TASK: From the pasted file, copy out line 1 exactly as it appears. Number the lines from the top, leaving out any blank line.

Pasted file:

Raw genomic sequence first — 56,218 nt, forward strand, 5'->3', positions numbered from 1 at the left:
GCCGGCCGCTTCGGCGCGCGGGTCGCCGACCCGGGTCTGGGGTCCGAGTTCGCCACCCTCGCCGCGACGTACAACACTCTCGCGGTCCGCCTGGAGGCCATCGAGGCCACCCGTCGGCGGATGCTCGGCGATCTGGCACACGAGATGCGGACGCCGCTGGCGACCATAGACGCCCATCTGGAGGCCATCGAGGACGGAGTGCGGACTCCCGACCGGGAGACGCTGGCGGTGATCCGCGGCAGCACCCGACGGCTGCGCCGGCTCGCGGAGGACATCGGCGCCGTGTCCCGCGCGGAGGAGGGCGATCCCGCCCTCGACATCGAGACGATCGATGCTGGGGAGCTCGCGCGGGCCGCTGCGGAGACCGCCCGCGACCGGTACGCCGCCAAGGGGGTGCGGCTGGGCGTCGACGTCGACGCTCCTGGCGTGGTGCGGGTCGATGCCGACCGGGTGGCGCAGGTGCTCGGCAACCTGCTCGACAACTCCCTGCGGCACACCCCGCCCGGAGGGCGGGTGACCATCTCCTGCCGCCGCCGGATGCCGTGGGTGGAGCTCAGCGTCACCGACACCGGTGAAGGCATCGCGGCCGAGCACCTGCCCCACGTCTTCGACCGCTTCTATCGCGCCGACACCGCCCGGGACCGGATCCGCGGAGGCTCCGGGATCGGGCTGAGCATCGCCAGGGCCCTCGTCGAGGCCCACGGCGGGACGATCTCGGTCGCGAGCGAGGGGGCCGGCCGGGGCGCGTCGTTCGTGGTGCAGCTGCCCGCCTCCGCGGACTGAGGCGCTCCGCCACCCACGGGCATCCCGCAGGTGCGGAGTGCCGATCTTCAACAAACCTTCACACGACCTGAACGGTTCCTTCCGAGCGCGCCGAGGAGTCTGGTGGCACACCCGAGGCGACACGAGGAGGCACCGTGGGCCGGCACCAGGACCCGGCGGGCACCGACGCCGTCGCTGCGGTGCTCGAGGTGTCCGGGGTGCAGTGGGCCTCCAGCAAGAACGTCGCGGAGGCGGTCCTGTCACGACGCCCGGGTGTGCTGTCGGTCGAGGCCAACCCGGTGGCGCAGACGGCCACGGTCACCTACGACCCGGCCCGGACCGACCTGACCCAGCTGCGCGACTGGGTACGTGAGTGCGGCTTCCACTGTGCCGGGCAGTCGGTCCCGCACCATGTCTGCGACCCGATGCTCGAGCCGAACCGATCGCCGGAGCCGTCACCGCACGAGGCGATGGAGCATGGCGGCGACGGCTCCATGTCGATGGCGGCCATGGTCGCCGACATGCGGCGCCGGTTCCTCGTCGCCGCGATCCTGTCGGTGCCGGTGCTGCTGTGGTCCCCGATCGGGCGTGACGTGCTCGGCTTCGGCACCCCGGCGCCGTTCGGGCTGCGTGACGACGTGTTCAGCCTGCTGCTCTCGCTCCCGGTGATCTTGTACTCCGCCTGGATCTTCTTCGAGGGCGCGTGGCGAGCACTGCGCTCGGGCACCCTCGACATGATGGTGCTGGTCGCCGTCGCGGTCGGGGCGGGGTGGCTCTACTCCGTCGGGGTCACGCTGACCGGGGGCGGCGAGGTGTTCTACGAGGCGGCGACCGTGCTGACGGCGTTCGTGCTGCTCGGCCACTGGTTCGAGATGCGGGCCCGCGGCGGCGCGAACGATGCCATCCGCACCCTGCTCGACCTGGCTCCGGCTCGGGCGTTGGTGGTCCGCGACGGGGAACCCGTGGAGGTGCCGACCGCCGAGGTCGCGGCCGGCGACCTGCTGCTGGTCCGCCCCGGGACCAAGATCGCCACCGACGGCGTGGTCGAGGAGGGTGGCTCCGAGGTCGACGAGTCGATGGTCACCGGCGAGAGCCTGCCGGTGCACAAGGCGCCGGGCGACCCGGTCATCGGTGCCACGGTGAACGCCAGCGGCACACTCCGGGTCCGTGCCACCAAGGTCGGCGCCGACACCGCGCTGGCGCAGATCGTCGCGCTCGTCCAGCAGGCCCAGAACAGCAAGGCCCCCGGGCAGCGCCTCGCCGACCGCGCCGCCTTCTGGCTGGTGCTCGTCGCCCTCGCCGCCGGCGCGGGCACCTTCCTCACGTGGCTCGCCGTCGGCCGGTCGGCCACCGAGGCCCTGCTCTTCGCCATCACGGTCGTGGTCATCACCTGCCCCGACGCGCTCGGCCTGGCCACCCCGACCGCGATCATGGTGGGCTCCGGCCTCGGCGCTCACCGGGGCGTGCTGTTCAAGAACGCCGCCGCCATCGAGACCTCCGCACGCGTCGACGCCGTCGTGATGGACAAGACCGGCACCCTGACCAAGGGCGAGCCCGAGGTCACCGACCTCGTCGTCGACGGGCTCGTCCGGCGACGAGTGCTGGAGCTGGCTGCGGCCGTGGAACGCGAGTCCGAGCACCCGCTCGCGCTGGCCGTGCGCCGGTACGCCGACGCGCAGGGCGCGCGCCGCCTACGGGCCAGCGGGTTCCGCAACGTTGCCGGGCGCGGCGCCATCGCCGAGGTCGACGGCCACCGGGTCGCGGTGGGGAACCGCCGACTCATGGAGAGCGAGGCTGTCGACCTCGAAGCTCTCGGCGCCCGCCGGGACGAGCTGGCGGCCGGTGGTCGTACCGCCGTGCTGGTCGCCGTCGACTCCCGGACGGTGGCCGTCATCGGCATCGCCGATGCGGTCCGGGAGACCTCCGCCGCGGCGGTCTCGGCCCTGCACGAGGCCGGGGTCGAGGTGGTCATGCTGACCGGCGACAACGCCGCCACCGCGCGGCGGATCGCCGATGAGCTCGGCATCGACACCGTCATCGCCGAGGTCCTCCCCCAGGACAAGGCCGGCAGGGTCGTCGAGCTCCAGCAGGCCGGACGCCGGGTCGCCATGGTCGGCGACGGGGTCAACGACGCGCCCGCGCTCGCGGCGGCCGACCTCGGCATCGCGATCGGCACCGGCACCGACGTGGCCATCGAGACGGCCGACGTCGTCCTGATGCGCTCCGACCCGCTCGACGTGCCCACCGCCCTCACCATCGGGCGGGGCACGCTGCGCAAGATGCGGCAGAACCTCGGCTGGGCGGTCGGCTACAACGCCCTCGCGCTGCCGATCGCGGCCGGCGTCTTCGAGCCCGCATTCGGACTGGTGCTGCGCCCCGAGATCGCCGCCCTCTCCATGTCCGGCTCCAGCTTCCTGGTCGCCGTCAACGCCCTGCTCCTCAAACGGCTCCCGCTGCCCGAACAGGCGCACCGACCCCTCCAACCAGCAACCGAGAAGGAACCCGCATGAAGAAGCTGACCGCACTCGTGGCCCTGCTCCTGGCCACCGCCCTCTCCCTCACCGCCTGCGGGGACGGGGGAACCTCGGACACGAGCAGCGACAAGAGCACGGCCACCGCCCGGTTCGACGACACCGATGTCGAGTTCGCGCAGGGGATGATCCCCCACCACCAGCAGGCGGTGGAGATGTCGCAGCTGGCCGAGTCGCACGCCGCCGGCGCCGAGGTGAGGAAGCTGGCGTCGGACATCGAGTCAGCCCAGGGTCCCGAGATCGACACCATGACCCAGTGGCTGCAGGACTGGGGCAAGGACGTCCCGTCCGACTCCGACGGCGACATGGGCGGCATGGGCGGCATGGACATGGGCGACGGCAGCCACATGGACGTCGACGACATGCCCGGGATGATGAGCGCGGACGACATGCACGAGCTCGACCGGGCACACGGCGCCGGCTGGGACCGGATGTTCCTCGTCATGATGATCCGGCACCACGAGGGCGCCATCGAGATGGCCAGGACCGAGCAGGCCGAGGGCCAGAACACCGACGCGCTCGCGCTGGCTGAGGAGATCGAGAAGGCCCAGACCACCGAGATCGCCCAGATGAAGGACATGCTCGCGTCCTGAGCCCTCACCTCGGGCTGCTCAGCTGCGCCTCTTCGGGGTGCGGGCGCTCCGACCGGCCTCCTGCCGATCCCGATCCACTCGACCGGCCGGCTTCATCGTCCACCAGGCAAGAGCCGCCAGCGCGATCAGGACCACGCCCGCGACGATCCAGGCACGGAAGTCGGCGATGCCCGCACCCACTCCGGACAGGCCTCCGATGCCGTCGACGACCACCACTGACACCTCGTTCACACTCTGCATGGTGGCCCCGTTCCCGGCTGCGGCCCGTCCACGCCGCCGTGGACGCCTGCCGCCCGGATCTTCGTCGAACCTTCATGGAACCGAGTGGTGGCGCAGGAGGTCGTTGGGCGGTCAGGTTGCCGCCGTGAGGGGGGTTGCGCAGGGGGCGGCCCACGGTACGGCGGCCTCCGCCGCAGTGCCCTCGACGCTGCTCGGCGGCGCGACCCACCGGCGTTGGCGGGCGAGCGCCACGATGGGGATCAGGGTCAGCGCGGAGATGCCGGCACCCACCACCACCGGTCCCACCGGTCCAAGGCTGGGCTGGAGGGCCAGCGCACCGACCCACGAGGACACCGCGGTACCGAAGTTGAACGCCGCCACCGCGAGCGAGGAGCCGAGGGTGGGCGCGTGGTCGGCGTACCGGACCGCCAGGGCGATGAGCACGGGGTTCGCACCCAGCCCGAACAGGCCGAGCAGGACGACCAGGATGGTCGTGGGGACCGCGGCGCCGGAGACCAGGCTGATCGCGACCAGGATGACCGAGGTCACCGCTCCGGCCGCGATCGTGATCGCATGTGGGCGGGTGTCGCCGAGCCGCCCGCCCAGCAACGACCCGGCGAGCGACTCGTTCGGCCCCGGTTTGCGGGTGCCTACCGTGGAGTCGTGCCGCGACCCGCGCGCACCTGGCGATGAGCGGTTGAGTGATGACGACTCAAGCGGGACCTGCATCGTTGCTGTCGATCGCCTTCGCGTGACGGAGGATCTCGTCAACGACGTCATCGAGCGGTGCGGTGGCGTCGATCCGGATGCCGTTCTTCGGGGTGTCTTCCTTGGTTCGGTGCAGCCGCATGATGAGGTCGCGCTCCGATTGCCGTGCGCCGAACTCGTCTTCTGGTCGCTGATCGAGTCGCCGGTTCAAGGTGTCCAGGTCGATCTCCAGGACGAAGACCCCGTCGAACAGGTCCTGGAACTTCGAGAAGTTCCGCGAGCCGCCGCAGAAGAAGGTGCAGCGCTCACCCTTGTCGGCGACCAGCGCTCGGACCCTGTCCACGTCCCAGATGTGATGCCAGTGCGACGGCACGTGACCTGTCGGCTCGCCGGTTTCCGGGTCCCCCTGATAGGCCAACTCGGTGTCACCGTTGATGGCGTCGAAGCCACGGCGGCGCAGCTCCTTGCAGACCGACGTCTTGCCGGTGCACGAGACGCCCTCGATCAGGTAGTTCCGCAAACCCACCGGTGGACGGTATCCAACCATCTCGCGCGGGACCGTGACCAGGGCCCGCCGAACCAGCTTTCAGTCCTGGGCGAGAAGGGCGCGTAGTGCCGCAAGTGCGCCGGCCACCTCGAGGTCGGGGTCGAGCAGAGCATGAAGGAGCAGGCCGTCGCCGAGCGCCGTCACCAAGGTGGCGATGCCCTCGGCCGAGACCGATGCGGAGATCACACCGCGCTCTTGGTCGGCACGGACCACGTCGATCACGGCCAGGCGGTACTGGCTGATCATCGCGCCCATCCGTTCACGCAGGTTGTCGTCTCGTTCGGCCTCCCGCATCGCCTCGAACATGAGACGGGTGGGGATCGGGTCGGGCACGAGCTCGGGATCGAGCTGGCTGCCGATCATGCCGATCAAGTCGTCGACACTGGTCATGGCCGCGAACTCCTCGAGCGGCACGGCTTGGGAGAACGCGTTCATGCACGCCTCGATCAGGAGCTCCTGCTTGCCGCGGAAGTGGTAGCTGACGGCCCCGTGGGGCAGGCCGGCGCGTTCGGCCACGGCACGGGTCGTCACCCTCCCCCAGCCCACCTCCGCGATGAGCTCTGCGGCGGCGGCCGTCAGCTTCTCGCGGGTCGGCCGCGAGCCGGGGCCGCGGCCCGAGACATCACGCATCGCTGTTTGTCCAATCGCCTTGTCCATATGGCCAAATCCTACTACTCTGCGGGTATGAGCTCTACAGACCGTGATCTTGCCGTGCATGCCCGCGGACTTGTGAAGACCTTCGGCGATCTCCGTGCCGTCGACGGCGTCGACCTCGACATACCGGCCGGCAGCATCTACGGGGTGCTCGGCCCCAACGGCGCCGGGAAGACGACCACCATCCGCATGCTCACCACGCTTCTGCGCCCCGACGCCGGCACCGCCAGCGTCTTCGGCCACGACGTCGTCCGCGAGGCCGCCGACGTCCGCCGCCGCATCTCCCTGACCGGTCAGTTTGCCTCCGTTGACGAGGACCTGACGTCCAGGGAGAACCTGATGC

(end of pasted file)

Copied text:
Raw genomic sequence first — 56,218 nt, forward strand, 5'->3', positions numbered from 1 at the left: